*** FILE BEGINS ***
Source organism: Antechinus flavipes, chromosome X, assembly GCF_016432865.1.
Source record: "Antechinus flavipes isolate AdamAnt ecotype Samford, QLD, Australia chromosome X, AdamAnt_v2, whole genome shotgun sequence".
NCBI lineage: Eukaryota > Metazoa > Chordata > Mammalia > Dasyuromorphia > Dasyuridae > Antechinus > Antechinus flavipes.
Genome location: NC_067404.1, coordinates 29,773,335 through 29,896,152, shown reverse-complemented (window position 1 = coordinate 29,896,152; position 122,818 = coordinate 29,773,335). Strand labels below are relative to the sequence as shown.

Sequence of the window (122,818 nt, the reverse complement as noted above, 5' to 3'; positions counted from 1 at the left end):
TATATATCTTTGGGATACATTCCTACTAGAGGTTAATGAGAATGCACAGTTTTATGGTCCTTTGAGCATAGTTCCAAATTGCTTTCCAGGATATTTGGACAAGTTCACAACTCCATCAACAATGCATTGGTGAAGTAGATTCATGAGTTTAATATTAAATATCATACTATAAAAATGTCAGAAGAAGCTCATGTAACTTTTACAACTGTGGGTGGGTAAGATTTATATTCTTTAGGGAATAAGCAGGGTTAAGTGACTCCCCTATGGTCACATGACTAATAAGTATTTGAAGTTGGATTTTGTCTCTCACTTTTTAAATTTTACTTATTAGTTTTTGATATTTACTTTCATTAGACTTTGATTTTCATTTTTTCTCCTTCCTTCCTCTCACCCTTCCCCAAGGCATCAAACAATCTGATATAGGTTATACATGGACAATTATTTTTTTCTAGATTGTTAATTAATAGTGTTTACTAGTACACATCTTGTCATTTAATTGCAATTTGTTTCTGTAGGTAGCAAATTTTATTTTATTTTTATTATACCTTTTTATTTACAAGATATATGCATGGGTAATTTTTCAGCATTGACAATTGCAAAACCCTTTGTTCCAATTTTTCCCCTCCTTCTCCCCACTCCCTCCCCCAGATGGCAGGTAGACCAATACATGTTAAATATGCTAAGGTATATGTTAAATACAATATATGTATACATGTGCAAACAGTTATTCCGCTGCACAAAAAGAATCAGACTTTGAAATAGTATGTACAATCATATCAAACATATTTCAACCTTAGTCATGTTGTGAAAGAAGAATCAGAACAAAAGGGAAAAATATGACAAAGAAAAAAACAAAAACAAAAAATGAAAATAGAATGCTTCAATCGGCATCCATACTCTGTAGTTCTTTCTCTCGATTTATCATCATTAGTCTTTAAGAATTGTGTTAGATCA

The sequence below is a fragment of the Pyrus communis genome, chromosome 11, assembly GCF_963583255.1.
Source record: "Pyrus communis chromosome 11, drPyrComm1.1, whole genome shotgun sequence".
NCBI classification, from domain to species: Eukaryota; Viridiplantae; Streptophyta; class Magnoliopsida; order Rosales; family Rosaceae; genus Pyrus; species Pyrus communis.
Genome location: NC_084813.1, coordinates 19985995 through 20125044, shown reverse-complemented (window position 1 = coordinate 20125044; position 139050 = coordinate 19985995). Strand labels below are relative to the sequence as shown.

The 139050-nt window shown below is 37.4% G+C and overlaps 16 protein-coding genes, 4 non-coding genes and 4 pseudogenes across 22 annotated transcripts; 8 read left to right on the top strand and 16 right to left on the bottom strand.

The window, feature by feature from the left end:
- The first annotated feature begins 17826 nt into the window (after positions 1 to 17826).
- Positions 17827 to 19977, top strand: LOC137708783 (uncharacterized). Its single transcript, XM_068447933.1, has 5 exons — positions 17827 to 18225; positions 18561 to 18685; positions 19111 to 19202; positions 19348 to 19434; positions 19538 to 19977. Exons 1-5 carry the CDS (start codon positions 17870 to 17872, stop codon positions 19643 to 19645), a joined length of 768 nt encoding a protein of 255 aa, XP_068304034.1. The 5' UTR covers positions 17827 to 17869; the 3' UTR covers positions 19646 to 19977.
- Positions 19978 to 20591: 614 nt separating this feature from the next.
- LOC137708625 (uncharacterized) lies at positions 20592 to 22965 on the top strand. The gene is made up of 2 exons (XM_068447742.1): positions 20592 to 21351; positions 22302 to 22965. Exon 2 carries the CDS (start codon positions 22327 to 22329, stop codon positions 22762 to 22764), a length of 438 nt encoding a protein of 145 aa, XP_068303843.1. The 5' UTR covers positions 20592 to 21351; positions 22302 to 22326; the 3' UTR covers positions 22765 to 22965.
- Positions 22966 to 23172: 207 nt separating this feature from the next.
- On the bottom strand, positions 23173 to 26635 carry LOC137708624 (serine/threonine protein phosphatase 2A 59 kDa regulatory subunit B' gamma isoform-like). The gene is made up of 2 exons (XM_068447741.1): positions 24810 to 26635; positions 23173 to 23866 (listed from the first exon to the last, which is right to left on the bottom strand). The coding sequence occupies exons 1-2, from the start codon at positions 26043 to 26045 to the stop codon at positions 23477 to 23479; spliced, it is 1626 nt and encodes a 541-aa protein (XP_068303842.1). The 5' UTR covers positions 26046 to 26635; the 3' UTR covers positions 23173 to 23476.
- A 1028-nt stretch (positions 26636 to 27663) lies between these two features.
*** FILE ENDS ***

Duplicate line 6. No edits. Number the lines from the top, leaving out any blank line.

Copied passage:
TATATATCTTTGGGATACATTCCTACTAGAGGTTAATGAGAATGCACAGTTTTATGGTCCTTTGAGCATAGTTCCAAATTGCTTTCCAGGATATTTGGACAAGTTCACAACTCCATCAACAATGCATTGGTGAAGTAGATTCATGAGTTTAATATTAAATATCATACTATAAAAATGTCAGAAGAAGCTCATGTAACTTTTACAACTGTGGGTGGGTAAGATTTATATTCTTTAGGGAATAAGCAGGGTTAAGTGACTCCCCTATGGTCACATGACTAATAAGTATTTGAAGTTGGATTTTGTCTCTCACTTTTTAAATTTTACTTATTAGTTTTTGATATTTACTTTCATTAGACTTTGATTTTCATTTTTTCTCCTTCCTTCCTCTCACCCTTCCCCAAGGCATCAAACAATCTGATATAGGTTATACATGGACAATTATTTTTTTCTAGATTGTTAATTAATAGTGTTTACTAGTACACATCTTGTCATTTAATTGCAATTTGTTTCTGTAGGTAGCAAATTTTATTTTATTTTTATTATACCTTTTTATTTACAAGATATATGCATGGGTAATTTTTCAGCATTGACAATTGCAAAACCCTTTGTTCCAATTTTTCCCCTCCTTCTCCCCACTCCCTCCCCCAGATGGCAGGTAGACCAATACATGTTAAATATGCTAAGGTATATGTTAAATACAATATATGTATACATGTGCAAACAGTTATTCCGCTGCACAAAAAGAATCAGACTTTGAAATAGTATGTACAATCATATCAAACATATTTCAACCTTAGTCATGTTGTGAAAGAAGAATCAGAACAAAAGGGAAAAATATGACAAAGAAAAAAACAAAAACAAAAAATGAAAATAGAATGCTTCAATCGGCATCCATACTCTGTAGTTCTTTCTCTCGATTTATCATCATTAGTCTTTAAGAATTGTGTTAGATCA